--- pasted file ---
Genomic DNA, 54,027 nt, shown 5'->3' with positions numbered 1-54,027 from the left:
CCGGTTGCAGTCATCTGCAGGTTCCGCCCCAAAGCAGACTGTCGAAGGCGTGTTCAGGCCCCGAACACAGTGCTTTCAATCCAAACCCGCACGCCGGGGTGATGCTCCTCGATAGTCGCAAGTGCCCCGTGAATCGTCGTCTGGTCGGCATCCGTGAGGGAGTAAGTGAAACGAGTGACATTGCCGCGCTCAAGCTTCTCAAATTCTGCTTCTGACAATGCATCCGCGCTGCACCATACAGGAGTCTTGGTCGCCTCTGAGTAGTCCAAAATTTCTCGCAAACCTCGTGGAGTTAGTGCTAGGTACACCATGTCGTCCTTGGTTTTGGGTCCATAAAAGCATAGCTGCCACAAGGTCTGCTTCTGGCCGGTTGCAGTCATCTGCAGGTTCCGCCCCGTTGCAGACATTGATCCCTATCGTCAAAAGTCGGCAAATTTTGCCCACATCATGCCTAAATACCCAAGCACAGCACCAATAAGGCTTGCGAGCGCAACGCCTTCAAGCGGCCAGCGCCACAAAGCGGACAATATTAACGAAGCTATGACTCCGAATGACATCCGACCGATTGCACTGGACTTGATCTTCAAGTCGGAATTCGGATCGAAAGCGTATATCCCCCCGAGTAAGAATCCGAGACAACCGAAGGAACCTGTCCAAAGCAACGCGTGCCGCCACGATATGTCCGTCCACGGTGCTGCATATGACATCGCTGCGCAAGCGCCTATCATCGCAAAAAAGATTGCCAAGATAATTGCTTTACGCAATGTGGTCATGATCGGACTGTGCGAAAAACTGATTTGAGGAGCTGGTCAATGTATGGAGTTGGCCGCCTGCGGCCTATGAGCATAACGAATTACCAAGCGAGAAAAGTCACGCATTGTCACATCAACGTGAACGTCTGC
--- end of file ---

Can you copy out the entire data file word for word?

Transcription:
Genomic DNA, 54,027 nt, shown 5'->3' with positions numbered 1-54,027 from the left:
CCGGTTGCAGTCATCTGCAGGTTCCGCCCCAAAGCAGACTGTCGAAGGCGTGTTCAGGCCCCGAACACAGTGCTTTCAATCCAAACCCGCACGCCGGGGTGATGCTCCTCGATAGTCGCAAGTGCCCCGTGAATCGTCGTCTGGTCGGCATCCGTGAGGGAGTAAGTGAAACGAGTGACATTGCCGCGCTCAAGCTTCTCAAATTCTGCTTCTGACAATGCATCCGCGCTGCACCATACAGGAGTCTTGGTCGCCTCTGAGTAGTCCAAAATTTCTCGCAAACCTCGTGGAGTTAGTGCTAGGTACACCATGTCGTCCTTGGTTTTGGGTCCATAAAAGCATAGCTGCCACAAGGTCTGCTTCTGGCCGGTTGCAGTCATCTGCAGGTTCCGCCCCGTTGCAGACATTGATCCCTATCGTCAAAAGTCGGCAAATTTTGCCCACATCATGCCTAAATACCCAAGCACAGCACCAATAAGGCTTGCGAGCGCAACGCCTTCAAGCGGCCAGCGCCACAAAGCGGACAATATTAACGAAGCTATGACTCCGAATGACATCCGACCGATTGCACTGGACTTGATCTTCAAGTCGGAATTCGGATCGAAAGCGTATATCCCCCCGAGTAAGAATCCGAGACAACCGAAGGAACCTGTCCAAAGCAACGCGTGCCGCCACGATATGTCCGTCCACGGTGCTGCATATGACATCGCTGCGCAAGCGCCTATCATCGCAAAAAAGATTGCCAAGATAATTGCTTTACGCAATGTGGTCATGATCGGACTGTGCGAAAAACTGATTTGAGGAGCTGGTCAATGTATGGAGTTGGCCGCCTGCGGCCTATGAGCATAACGAATTACCAAGCGAGAAAAGTCACGCATTGTCACATCAACGTGAACGTCTGC